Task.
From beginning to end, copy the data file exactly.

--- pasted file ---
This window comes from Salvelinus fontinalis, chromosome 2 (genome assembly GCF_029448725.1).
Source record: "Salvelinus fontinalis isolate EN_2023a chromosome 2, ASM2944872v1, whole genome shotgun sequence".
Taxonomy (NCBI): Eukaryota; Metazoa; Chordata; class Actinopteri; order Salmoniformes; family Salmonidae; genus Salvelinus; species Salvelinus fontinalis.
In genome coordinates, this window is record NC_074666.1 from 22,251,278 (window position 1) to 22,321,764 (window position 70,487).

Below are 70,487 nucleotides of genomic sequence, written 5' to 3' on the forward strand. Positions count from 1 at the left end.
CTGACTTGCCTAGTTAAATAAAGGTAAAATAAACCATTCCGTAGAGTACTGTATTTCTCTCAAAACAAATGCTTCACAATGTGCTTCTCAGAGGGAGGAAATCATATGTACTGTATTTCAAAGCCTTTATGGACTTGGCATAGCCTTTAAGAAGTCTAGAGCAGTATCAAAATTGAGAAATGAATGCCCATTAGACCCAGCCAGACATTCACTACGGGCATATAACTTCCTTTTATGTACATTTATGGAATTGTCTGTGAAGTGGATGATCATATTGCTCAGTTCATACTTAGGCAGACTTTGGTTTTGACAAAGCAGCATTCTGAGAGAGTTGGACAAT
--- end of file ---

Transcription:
This window comes from Salvelinus fontinalis, chromosome 2 (genome assembly GCF_029448725.1).
Source record: "Salvelinus fontinalis isolate EN_2023a chromosome 2, ASM2944872v1, whole genome shotgun sequence".
Taxonomy (NCBI): Eukaryota; Metazoa; Chordata; class Actinopteri; order Salmoniformes; family Salmonidae; genus Salvelinus; species Salvelinus fontinalis.
In genome coordinates, this window is record NC_074666.1 from 22,251,278 (window position 1) to 22,321,764 (window position 70,487).

Below are 70,487 nucleotides of genomic sequence, written 5' to 3' on the forward strand. Positions count from 1 at the left end.
CTGACTTGCCTAGTTAAATAAAGGTAAAATAAACCATTCCGTAGAGTACTGTATTTCTCTCAAAACAAATGCTTCACAATGTGCTTCTCAGAGGGAGGAAATCATATGTACTGTATTTCAAAGCCTTTATGGACTTGGCATAGCCTTTAAGAAGTCTAGAGCAGTATCAAAATTGAGAAATGAATGCCCATTAGACCCAGCCAGACATTCACTACGGGCATATAACTTCCTTTTATGTACATTTATGGAATTGTCTGTGAAGTGGATGATCATATTGCTCAGTTCATACTTAGGCAGACTTTGGTTTTGACAAAGCAGCATTCTGAGAGAGTTGGACAAT